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The idea behind this weekly column is to explore the six Eastern Partnership countries “beyond the Kremlin” (so, beyond Lukashenka, beyond Saakashvili…). Too often, Armenia, Azerbaijan, Belarus, Georgia, Moldova and Ukraine are presented one-dimensionally or distorted by the western media. Eastern Notebook juxtaposes Culture with culture, and brings together reflections from inside and outside the region.
After the media wars against Ukraine during the Euro 2012 football championship, this article by Dr Rory Finnin is timelier than ever. Dr Finnin is an academic at Cambridge University and a leading promoter of Ukrainian literature in the United Kingdom. For him, this distortion resulted from a lack of knowledge, as Ukraine remains “Europe’s Terra Malecognita”. He argues:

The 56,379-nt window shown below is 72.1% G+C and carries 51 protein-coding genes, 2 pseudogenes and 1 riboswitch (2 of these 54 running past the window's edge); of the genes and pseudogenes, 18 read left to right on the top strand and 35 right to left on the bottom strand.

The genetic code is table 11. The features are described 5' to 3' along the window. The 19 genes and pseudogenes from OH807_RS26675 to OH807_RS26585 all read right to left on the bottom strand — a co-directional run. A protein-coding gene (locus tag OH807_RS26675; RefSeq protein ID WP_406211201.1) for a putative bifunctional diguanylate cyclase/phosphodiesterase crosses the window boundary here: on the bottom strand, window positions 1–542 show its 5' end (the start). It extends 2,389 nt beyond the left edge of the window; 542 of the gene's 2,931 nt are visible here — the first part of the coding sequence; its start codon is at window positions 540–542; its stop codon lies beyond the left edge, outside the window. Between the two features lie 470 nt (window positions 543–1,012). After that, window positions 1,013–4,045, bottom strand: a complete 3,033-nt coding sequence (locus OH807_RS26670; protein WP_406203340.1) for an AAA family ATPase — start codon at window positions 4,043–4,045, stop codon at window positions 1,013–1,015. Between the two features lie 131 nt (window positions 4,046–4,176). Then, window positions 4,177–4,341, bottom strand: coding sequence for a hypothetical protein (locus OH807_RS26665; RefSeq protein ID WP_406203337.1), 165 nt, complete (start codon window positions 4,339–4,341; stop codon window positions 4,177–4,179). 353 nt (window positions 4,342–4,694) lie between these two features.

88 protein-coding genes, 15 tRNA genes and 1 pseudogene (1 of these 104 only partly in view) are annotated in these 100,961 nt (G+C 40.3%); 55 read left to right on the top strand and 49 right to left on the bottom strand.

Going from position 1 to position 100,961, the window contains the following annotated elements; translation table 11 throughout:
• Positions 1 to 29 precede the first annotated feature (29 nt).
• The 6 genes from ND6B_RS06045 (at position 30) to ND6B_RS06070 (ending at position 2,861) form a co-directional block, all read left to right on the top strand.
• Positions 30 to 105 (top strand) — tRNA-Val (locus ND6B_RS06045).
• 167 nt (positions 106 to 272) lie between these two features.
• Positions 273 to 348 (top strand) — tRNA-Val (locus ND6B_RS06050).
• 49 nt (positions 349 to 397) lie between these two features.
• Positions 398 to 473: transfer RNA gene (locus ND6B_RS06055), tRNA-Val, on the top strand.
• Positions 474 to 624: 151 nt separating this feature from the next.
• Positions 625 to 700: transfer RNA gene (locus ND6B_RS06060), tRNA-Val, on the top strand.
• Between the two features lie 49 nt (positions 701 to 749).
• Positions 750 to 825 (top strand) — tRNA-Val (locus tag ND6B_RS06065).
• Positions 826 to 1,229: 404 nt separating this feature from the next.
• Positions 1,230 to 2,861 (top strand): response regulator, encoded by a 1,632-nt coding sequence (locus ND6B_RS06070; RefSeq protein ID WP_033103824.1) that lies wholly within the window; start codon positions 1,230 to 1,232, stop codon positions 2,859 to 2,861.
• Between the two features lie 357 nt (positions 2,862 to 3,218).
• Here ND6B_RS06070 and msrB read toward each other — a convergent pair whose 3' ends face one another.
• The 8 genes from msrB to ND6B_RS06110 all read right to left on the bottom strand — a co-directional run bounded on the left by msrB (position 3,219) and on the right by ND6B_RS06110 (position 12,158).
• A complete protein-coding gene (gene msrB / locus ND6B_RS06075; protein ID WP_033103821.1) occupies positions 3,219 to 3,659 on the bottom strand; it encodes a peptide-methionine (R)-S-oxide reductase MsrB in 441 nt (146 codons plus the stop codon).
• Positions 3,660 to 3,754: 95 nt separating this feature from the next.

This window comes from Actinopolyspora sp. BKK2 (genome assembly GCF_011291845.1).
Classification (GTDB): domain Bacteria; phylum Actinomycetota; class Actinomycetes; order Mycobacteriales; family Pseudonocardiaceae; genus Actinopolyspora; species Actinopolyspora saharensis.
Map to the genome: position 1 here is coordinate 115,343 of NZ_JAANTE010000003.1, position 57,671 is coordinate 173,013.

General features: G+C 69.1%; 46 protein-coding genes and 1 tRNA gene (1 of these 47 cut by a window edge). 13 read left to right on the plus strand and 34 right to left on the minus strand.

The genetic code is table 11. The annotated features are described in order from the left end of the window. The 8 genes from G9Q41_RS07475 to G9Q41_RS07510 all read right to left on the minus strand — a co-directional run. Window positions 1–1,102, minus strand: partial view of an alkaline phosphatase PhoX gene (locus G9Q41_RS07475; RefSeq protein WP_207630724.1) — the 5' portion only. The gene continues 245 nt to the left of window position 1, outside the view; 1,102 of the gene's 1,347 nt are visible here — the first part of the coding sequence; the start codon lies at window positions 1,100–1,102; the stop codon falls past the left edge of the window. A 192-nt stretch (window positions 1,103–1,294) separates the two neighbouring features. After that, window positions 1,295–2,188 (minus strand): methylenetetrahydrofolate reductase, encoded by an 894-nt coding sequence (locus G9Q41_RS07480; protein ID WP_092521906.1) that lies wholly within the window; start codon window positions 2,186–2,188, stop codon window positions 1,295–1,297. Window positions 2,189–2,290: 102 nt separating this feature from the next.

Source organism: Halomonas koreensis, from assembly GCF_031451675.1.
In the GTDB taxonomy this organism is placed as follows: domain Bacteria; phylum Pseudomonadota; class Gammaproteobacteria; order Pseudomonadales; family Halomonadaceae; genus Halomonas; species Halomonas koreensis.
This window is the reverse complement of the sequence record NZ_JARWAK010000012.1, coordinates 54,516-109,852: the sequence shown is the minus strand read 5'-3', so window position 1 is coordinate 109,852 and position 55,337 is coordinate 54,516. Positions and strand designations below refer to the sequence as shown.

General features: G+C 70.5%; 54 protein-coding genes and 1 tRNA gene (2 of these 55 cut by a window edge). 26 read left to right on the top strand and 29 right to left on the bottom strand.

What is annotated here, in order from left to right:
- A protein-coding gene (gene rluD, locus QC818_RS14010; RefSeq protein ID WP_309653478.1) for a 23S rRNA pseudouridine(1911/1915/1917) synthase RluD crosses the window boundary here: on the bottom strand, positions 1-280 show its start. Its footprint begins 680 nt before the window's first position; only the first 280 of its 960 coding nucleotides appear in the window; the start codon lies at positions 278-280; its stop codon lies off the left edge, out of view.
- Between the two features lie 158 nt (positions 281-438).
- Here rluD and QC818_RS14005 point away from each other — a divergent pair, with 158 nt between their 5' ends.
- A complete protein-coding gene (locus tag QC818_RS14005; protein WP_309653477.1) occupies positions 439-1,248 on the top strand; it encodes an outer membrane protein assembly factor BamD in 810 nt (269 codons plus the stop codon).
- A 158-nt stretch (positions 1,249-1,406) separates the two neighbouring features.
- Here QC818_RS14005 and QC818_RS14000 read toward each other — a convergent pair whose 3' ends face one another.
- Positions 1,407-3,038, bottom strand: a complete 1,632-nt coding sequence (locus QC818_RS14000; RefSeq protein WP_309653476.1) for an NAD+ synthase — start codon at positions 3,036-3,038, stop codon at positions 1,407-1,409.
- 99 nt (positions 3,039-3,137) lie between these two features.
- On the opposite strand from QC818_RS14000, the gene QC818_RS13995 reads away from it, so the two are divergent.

What Euro 2012 has revealed is a real and immediate need for us to study Ukraine on its own terms and to engage the country more directly as an object of knowledge, if only to see how its problems are dwarfed by its hard-won achievements and promising possibilities.
Speaking of Ukraine… Or not speaking: in Lviv (in western Ukraine), activists taped over the mouths of six statues of famous Ukrainians. This was an imaginative protest against the language law passed by the parliament on 3 July (video above).
Shakespeare in Armenian and Georgian? Yes, at the Globe to Globe festival in London, which brought together 37 plays in 37 languages. Many can be watched online for free (with English subtitles), including a performance of King Lear by the Belarus Free Theatre.
On a spicier note: coverage of the Caucasus focuses too much on war, and too little on its culinary traditions. In a recent article, British reporter Oliver Bullough tries the Abkhaz sauce adjika. This “bottled sunshine” is made from a mysterious mix of red peppers, garlic and spices. I have been following Bullough’s writing ever since his book Let Our Fame Be Great (2010), on the peoples of the North Caucasus, past and present.